As we've noted before, with lawyer-candidates running for president (and with many of their spouses lawyers as well), this year's campaign holds special interest for lawyers. And so here's the latest roundup of law-related presidential election news and opinion:
Why John Edwards won't get Norm Pattis' vote. Norm Pattis writes that he finds it difficult to stomach trial lawyer John Edwards' candidacy. While Pattis respects Edwards' success as an attorney and would consider hiring him, he won't vote for him. The reason? He believes that at heart, Edwards is "a salesman, selling other people's troubles." Pattis continues:
When I listen to Edwards all I hear is a talented lawyer who grew wealthy preaching to jurors about pain, suffering and privation. But rather than live among the people he preached to, he squirreled away a fortune. He tells he us he comes from humble roots, yet everything in his legal career reflects a man desperate to escape from want and need and to become invulnerably wealthy. What makes John Edwards any different than the corporations he says he was attacking? Corporations have shareholders; we all invest in them. Edwards has invested only in himself.
As a lawyer, when you're considering which candidate to choose, does your choice coincide with the person whom you'd be most likely to hire, or like Pattis, are there other considerations that matter more?
Candidates Politicize a Judge's Decision. In today's editorial, the Washington Post comes down hard on Republican lawyer-candidates Mitt Romney and Rudy Giuliani for spinning a recent tragic murder into election fodder. As the editorial describes, a Massachusetts judge appointed by Romney when he was governor released Daniel Tavares on his own recognizance after he completed a 16-year prison term for killing his mother. Tavares subsequently murdered a newlywed couple and fled the state. Giuliani used the incident to criticize Romney's poor record on crime-fighting. And rather than defend his appointment and her decision (apparently, the judge was a veteran prosecutor who followed the law in releasing Tavares, Romney turned around and called for the judge's resignation. What's your pleasure -- a lawyer who exaggerates an incident (Giuliani) or a lawyer who tries to shift the blame for his decision to someone else (Romney)?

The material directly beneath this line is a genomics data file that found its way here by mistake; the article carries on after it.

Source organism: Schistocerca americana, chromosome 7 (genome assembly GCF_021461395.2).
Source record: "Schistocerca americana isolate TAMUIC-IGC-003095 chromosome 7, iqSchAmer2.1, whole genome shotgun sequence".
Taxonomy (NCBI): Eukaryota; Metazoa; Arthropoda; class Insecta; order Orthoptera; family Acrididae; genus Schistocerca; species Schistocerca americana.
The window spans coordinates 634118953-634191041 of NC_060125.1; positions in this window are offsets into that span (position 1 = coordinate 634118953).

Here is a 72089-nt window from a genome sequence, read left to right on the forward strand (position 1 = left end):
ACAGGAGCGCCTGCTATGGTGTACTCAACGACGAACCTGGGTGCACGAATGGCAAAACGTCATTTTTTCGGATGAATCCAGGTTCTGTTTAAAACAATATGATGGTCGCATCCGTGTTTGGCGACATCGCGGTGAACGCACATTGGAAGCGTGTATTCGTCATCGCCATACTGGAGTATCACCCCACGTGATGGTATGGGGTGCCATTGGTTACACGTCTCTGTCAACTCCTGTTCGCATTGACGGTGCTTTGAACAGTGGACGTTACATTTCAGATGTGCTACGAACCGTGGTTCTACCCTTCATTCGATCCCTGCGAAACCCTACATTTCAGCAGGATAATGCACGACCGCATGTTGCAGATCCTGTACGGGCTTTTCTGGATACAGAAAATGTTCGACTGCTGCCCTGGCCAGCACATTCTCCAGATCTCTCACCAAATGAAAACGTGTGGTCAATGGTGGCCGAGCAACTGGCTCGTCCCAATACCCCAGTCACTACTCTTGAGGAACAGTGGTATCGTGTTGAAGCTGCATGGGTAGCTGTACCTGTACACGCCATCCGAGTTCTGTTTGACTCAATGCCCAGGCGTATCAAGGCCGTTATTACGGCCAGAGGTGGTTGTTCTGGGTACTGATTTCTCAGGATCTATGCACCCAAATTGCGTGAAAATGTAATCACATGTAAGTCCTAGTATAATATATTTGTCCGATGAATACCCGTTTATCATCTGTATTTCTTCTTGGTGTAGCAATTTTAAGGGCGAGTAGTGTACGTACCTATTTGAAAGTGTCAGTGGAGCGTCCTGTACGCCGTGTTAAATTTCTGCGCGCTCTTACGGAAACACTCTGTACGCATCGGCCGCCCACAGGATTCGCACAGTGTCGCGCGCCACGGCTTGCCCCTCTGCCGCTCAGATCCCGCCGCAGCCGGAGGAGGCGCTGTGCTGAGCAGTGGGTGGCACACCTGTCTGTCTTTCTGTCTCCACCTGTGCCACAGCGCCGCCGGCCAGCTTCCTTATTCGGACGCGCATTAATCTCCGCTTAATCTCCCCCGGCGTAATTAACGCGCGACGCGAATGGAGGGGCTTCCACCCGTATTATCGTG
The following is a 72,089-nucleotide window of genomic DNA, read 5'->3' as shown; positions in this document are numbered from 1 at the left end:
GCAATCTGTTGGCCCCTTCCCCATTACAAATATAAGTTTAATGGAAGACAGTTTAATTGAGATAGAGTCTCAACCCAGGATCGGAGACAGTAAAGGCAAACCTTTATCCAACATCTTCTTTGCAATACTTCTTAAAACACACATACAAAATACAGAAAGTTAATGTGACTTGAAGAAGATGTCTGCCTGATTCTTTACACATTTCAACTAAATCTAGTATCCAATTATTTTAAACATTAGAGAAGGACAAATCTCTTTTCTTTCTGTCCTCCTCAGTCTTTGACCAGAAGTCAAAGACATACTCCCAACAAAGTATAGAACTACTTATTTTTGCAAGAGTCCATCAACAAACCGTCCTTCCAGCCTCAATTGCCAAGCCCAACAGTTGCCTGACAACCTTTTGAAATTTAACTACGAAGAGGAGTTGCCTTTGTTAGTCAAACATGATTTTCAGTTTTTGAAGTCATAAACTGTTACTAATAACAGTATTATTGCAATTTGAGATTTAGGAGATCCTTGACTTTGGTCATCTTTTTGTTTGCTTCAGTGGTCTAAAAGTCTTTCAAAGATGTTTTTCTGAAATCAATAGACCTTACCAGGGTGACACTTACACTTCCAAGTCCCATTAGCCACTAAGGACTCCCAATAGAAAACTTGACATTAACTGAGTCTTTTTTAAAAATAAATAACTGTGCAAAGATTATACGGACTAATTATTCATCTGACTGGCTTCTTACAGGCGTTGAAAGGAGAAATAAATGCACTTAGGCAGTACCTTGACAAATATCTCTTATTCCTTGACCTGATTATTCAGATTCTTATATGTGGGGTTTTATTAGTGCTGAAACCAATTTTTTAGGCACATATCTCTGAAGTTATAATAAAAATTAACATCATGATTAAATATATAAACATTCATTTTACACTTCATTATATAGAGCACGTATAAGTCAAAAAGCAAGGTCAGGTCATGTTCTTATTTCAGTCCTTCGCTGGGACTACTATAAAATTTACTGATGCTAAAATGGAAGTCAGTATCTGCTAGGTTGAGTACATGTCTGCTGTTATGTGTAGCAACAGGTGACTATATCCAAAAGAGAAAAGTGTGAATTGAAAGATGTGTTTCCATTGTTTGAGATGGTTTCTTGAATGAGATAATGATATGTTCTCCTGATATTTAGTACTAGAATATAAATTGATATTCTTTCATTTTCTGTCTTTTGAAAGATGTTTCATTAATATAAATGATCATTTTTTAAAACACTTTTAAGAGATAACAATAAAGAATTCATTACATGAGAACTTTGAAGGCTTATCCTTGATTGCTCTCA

Biglaw Supports Obama. While Barack Obama portrays himself as an outsider who will change business as usual in government, the LA Times reports that like most of his colleagues, he too has accepted money from political action committees and Washington insiders. As the LA Times notes, "there was even money from currently-evil law firms that have major lobbying practices in Washington including Brownstein Hyatt and DLA Piper."
Michelle Obama, striking the work-life balance. These days, most lawyers are forever in search of that elusive work-life balance. This feature on Michelle Obama, Barack's lawyer-spouse, describes how she's juggling her career, kids and life on the campaign trail. No magic answers here; Obama has taken a leave of absence from her career to help her husband on the campaign trail.
Posted by Carolyn Elefant on November 28, 2007 at 03:15 PM | Permalink
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